A competent chancellor would have been on top of identifying inefficiencies in the system and then crafting a plan to fix them. Competent oversight by the UC Board of Regents and the California legislature would have required him to provide data on problems and on what steps he was taking to solve them. Instead, every year Birgeneau would request a budget increase, the regents would agree to it, and the legislature would provide. The hard questions were avoided by all concerned, and the problems just piled up to $150 million….until there was no money left.
    It’s not that Birgeneau was unaware that there were, in fact, waste and inefficiencies in the system. Faculty and staff have raised issues with senior management, but when they failed to see relevant action taken, they stopped. Finally, Birgeneau engaged some expensive ($3 million) consultants, Bain , to tell him what he should have been able to find out from the bright, engaged people in his own organization and the academic senate..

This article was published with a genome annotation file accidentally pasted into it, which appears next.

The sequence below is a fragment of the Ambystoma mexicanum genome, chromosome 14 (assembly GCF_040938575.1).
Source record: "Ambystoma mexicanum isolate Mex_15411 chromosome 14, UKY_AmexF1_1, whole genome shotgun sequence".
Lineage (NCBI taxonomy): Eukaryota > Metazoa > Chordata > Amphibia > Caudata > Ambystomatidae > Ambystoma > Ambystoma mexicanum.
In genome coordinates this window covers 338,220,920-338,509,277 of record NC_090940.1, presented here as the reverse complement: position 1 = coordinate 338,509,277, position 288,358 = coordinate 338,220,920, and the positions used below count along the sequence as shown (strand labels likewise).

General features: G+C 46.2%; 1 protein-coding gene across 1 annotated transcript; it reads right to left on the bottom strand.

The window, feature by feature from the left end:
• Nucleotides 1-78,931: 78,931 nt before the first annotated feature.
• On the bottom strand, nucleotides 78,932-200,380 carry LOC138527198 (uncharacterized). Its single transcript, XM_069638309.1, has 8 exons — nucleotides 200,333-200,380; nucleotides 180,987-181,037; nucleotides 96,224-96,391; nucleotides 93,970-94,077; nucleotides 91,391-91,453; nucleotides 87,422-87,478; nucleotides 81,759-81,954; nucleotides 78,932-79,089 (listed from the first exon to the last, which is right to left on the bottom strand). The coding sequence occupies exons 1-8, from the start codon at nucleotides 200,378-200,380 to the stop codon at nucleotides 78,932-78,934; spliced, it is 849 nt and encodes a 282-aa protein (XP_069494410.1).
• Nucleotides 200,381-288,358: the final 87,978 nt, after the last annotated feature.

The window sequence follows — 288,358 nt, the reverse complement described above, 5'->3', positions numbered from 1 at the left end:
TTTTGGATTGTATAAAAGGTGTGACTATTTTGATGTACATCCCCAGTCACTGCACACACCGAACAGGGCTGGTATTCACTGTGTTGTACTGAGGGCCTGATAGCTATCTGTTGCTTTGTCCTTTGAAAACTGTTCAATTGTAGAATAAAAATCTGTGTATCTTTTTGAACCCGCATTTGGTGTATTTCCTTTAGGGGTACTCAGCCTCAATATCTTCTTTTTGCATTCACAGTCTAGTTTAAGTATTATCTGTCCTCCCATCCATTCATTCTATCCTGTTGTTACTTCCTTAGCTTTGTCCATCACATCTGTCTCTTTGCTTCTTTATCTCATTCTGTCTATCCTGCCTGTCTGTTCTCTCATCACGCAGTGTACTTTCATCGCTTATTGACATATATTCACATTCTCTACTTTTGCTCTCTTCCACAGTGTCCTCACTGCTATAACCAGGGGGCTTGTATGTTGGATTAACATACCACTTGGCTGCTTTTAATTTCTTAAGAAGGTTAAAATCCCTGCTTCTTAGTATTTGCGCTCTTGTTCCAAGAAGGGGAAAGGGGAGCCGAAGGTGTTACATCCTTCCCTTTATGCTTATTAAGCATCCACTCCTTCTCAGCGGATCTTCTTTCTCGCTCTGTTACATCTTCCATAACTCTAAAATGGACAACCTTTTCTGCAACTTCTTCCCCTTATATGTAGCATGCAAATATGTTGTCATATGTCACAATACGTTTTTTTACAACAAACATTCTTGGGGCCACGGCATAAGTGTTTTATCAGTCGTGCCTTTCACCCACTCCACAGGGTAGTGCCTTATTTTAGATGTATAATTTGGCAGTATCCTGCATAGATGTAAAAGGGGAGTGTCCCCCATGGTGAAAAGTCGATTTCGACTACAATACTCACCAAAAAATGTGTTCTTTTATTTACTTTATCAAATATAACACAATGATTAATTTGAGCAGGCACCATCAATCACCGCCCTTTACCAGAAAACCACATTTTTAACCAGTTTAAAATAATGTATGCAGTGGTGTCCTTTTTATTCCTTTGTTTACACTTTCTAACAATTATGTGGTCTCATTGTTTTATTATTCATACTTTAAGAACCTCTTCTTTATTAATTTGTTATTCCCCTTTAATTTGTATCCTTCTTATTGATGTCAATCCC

From time to time, a whistleblower would bring some glaring problem to light, but the chancellor’s response was to dig in and defend rather than listen and act. Since UC has been exempted from most whistleblower lawsuits, there are ultimately no negative consequences for maintaining inefficiencies.
    In short, there is plenty of blame to go around. But you never want a serious crisis to go to waste. An opportunity now exists for the UC president, Board of Regents, and California legislators to jolt UC Berkeley back to life, applying some simple check-and-balance management principles. Increasing the budget is not enough; transforming senior management is necessary. The faculty, students, staff, academic senate, Cal. alumni, and taxpayers await the transformation.